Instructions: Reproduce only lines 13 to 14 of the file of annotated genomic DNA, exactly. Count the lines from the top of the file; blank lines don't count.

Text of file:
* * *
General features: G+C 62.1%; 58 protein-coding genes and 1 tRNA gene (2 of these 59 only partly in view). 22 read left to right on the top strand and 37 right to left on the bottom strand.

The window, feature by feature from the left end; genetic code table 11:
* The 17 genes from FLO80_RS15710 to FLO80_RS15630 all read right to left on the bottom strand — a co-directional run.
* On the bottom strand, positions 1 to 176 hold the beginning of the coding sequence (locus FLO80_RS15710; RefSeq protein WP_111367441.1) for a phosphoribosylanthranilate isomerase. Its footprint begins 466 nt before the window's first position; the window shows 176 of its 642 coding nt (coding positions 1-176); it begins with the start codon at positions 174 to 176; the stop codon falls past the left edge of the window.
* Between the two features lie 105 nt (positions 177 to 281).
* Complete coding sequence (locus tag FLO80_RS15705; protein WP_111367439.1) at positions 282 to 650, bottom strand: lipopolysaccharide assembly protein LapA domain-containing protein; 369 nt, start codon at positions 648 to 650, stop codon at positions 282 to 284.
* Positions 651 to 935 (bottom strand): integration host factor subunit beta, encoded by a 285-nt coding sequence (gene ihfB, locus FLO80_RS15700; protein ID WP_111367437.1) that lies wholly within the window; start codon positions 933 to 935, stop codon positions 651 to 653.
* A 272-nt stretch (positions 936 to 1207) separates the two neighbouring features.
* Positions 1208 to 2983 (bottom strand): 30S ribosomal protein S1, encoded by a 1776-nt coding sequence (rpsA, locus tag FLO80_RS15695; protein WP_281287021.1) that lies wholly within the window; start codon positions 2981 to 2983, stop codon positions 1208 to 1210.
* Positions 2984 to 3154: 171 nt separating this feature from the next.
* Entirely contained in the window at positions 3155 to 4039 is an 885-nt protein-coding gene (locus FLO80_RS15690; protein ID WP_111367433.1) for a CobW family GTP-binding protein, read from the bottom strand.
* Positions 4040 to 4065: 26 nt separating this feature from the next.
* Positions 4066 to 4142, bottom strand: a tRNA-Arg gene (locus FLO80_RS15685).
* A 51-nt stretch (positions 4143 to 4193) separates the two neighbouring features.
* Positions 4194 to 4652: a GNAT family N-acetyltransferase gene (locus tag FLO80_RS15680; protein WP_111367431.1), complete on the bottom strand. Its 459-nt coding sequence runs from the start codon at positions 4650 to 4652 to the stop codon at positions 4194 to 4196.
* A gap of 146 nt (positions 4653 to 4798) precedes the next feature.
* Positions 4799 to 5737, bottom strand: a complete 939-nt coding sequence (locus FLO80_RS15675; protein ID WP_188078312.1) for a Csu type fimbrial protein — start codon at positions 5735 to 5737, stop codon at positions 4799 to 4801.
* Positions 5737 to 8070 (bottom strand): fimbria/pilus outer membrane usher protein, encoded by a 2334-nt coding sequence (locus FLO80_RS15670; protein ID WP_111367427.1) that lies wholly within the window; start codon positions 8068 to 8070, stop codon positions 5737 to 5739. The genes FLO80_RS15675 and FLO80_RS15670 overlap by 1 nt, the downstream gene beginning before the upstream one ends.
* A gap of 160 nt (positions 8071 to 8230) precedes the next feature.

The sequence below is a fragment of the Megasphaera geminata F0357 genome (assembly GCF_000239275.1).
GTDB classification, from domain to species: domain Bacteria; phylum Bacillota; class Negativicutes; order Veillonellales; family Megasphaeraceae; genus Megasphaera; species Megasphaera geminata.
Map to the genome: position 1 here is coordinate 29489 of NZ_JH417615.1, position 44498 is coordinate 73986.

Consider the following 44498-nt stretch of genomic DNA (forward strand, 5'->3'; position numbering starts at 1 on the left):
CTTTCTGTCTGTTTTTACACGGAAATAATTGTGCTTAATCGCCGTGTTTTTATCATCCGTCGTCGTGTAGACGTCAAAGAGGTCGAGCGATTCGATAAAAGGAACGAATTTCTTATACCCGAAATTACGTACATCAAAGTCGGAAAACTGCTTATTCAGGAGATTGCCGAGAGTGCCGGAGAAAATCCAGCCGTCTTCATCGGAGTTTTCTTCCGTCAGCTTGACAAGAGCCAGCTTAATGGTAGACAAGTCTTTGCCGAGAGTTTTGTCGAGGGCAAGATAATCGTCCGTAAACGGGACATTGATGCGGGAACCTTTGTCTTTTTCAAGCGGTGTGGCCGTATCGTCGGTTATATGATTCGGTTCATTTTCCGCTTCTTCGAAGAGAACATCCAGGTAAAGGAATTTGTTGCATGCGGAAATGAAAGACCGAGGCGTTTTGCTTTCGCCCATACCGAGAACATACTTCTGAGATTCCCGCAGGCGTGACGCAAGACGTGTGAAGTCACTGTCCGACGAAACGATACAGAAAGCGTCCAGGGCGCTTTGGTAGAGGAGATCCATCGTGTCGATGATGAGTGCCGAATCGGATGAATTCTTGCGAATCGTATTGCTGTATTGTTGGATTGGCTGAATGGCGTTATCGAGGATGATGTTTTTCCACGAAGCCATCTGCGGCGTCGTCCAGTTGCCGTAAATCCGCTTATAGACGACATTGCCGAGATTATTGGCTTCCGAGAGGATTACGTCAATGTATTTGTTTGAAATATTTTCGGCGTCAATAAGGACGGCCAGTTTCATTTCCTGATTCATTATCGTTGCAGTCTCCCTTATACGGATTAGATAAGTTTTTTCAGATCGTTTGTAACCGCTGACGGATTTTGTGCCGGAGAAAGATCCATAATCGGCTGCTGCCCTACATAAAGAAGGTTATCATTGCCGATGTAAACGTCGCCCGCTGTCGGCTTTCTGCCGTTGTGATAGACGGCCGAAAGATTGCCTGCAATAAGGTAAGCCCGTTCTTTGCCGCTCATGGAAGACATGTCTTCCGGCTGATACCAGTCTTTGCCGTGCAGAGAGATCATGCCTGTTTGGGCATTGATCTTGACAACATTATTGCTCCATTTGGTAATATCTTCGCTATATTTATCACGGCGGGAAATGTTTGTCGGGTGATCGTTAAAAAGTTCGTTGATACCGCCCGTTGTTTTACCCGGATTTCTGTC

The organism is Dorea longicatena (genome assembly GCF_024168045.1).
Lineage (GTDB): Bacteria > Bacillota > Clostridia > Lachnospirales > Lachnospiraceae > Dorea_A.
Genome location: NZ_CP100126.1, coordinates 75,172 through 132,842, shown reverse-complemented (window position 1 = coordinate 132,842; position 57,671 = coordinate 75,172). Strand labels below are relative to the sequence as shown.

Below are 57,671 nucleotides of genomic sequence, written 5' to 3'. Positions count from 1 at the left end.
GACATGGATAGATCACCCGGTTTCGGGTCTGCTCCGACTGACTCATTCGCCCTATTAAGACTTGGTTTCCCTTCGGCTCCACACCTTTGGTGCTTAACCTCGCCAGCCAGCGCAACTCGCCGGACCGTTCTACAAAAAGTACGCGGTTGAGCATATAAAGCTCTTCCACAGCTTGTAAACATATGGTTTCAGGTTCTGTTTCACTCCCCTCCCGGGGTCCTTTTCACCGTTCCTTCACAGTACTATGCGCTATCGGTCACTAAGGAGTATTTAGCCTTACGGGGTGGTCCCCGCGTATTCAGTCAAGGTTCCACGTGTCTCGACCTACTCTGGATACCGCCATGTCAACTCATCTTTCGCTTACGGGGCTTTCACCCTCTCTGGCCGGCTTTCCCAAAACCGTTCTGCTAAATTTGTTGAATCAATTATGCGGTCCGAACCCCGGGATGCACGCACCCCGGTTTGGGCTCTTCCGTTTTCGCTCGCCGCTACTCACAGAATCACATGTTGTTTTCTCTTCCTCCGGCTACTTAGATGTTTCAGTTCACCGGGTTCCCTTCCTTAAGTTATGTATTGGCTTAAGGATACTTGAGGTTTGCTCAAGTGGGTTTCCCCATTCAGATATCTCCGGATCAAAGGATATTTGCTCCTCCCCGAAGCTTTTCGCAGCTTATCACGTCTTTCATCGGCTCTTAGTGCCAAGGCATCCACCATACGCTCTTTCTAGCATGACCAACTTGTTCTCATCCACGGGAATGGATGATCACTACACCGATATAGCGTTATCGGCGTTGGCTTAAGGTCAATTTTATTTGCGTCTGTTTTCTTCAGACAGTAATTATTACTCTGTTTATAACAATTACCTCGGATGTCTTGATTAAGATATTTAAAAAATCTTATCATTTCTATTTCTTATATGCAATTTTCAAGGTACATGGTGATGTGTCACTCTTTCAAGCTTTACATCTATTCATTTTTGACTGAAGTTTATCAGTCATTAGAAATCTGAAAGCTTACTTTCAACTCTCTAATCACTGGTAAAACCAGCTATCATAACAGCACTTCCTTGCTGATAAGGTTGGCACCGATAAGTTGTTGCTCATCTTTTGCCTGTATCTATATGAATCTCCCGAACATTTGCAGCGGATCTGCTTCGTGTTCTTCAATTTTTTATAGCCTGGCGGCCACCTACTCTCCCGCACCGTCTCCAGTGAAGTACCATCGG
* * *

* Positions 4066 to 4142, bottom strand: a tRNA-Arg gene (locus FLO80_RS15685).
* A 51-nt stretch (positions 4143 to 4193) separates the two neighbouring features.